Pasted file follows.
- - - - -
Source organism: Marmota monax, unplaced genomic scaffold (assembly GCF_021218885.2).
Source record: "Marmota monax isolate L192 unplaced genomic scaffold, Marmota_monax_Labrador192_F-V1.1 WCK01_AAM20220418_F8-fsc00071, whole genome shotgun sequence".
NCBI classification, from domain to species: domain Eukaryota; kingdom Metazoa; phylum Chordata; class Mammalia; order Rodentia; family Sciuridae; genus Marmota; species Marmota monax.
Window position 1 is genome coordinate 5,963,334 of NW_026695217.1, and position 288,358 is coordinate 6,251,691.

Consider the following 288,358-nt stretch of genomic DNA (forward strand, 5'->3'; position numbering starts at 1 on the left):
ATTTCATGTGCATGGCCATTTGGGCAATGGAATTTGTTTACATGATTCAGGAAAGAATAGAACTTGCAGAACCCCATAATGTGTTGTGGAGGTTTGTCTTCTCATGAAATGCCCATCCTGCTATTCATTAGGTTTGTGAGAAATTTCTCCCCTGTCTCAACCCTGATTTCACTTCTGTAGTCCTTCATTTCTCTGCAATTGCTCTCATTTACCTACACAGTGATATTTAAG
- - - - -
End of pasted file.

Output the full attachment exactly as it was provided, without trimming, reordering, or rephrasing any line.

Source organism: Marmota monax, unplaced genomic scaffold (assembly GCF_021218885.2).
Source record: "Marmota monax isolate L192 unplaced genomic scaffold, Marmota_monax_Labrador192_F-V1.1 WCK01_AAM20220418_F8-fsc00071, whole genome shotgun sequence".
NCBI classification, from domain to species: domain Eukaryota; kingdom Metazoa; phylum Chordata; class Mammalia; order Rodentia; family Sciuridae; genus Marmota; species Marmota monax.
Window position 1 is genome coordinate 5,963,334 of NW_026695217.1, and position 288,358 is coordinate 6,251,691.

Consider the following 288,358-nt stretch of genomic DNA (forward strand, 5'->3'; position numbering starts at 1 on the left):
ATTTCATGTGCATGGCCATTTGGGCAATGGAATTTGTTTACATGATTCAGGAAAGAATAGAACTTGCAGAACCCCATAATGTGTTGTGGAGGTTTGTCTTCTCATGAAATGCCCATCCTGCTATTCATTAGGTTTGTGAGAAATTTCTCCCCTGTCTCAACCCTGATTTCACTTCTGTAGTCCTTCATTTCTCTGCAATTGCTCTCATTTACCTACACAGTGATATTTAAG